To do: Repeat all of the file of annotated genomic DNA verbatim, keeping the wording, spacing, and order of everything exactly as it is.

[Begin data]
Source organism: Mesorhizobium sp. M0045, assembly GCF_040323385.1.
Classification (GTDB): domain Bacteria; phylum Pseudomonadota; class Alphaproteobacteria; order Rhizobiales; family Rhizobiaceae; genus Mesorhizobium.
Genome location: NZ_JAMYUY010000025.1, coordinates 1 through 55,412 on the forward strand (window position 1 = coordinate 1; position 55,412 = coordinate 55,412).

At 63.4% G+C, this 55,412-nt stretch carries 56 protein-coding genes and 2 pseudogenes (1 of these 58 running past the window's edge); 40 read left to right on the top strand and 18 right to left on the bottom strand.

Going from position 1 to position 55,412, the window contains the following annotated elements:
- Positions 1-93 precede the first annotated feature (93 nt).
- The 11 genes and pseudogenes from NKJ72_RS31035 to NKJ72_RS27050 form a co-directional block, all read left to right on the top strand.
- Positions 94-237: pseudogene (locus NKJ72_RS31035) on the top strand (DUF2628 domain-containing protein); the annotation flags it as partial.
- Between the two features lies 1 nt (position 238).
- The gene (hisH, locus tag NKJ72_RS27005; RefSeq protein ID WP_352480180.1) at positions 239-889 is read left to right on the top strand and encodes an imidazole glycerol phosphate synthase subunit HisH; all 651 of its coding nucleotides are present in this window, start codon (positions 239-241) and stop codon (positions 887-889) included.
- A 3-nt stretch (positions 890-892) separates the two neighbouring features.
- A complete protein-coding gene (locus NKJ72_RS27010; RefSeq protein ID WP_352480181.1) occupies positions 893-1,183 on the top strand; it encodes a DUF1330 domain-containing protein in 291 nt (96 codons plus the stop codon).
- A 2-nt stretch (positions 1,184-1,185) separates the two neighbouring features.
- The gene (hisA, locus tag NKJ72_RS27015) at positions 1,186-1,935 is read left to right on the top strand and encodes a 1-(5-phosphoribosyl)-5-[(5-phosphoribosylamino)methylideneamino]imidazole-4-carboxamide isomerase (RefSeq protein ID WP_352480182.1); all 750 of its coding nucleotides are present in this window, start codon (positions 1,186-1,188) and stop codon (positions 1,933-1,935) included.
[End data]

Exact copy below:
Source organism: Mesorhizobium sp. M0045, assembly GCF_040323385.1.
Classification (GTDB): domain Bacteria; phylum Pseudomonadota; class Alphaproteobacteria; order Rhizobiales; family Rhizobiaceae; genus Mesorhizobium.
Genome location: NZ_JAMYUY010000025.1, coordinates 1 through 55,412 on the forward strand (window position 1 = coordinate 1; position 55,412 = coordinate 55,412).

At 63.4% G+C, this 55,412-nt stretch carries 56 protein-coding genes and 2 pseudogenes (1 of these 58 running past the window's edge); 40 read left to right on the top strand and 18 right to left on the bottom strand.

Going from position 1 to position 55,412, the window contains the following annotated elements:
- Positions 1-93 precede the first annotated feature (93 nt).
- The 11 genes and pseudogenes from NKJ72_RS31035 to NKJ72_RS27050 form a co-directional block, all read left to right on the top strand.
- Positions 94-237: pseudogene (locus NKJ72_RS31035) on the top strand (DUF2628 domain-containing protein); the annotation flags it as partial.
- Between the two features lies 1 nt (position 238).
- The gene (hisH, locus tag NKJ72_RS27005; RefSeq protein ID WP_352480180.1) at positions 239-889 is read left to right on the top strand and encodes an imidazole glycerol phosphate synthase subunit HisH; all 651 of its coding nucleotides are present in this window, start codon (positions 239-241) and stop codon (positions 887-889) included.
- A 3-nt stretch (positions 890-892) separates the two neighbouring features.
- A complete protein-coding gene (locus NKJ72_RS27010; RefSeq protein ID WP_352480181.1) occupies positions 893-1,183 on the top strand; it encodes a DUF1330 domain-containing protein in 291 nt (96 codons plus the stop codon).
- A 2-nt stretch (positions 1,184-1,185) separates the two neighbouring features.
- The gene (hisA, locus tag NKJ72_RS27015) at positions 1,186-1,935 is read left to right on the top strand and encodes a 1-(5-phosphoribosyl)-5-[(5-phosphoribosylamino)methylideneamino]imidazole-4-carboxamide isomerase (RefSeq protein ID WP_352480182.1); all 750 of its coding nucleotides are present in this window, start codon (positions 1,186-1,188) and stop codon (positions 1,933-1,935) included.